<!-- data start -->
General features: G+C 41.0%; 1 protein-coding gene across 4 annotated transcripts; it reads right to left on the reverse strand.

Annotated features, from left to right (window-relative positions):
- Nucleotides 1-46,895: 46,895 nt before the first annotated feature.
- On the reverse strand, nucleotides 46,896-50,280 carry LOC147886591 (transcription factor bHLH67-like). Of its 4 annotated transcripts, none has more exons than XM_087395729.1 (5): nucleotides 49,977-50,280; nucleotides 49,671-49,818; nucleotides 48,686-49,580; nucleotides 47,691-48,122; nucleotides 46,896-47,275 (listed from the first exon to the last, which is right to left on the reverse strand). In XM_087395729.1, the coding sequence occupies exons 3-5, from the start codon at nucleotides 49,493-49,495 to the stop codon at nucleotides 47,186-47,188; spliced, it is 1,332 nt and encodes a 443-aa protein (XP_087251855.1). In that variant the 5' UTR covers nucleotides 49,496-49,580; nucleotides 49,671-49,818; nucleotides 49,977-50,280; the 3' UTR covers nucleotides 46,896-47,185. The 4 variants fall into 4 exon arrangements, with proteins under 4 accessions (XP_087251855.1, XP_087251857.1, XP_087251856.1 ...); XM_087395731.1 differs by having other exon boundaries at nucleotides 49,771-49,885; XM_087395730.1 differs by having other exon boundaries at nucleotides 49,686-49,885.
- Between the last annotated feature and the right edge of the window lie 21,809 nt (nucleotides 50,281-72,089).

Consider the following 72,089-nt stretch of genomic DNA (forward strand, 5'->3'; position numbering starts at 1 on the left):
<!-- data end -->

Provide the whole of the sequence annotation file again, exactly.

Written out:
General features: G+C 41.0%; 1 protein-coding gene across 4 annotated transcripts; it reads right to left on the reverse strand.

Annotated features, from left to right (window-relative positions):
- Nucleotides 1-46,895: 46,895 nt before the first annotated feature.
- On the reverse strand, nucleotides 46,896-50,280 carry LOC147886591 (transcription factor bHLH67-like). Of its 4 annotated transcripts, none has more exons than XM_087395729.1 (5): nucleotides 49,977-50,280; nucleotides 49,671-49,818; nucleotides 48,686-49,580; nucleotides 47,691-48,122; nucleotides 46,896-47,275 (listed from the first exon to the last, which is right to left on the reverse strand). In XM_087395729.1, the coding sequence occupies exons 3-5, from the start codon at nucleotides 49,493-49,495 to the stop codon at nucleotides 47,186-47,188; spliced, it is 1,332 nt and encodes a 443-aa protein (XP_087251855.1). In that variant the 5' UTR covers nucleotides 49,496-49,580; nucleotides 49,671-49,818; nucleotides 49,977-50,280; the 3' UTR covers nucleotides 46,896-47,185. The 4 variants fall into 4 exon arrangements, with proteins under 4 accessions (XP_087251855.1, XP_087251857.1, XP_087251856.1 ...); XM_087395731.1 differs by having other exon boundaries at nucleotides 49,771-49,885; XM_087395730.1 differs by having other exon boundaries at nucleotides 49,686-49,885.
- Between the last annotated feature and the right edge of the window lie 21,809 nt (nucleotides 50,281-72,089).

Consider the following 72,089-nt stretch of genomic DNA (forward strand, 5'->3'; position numbering starts at 1 on the left):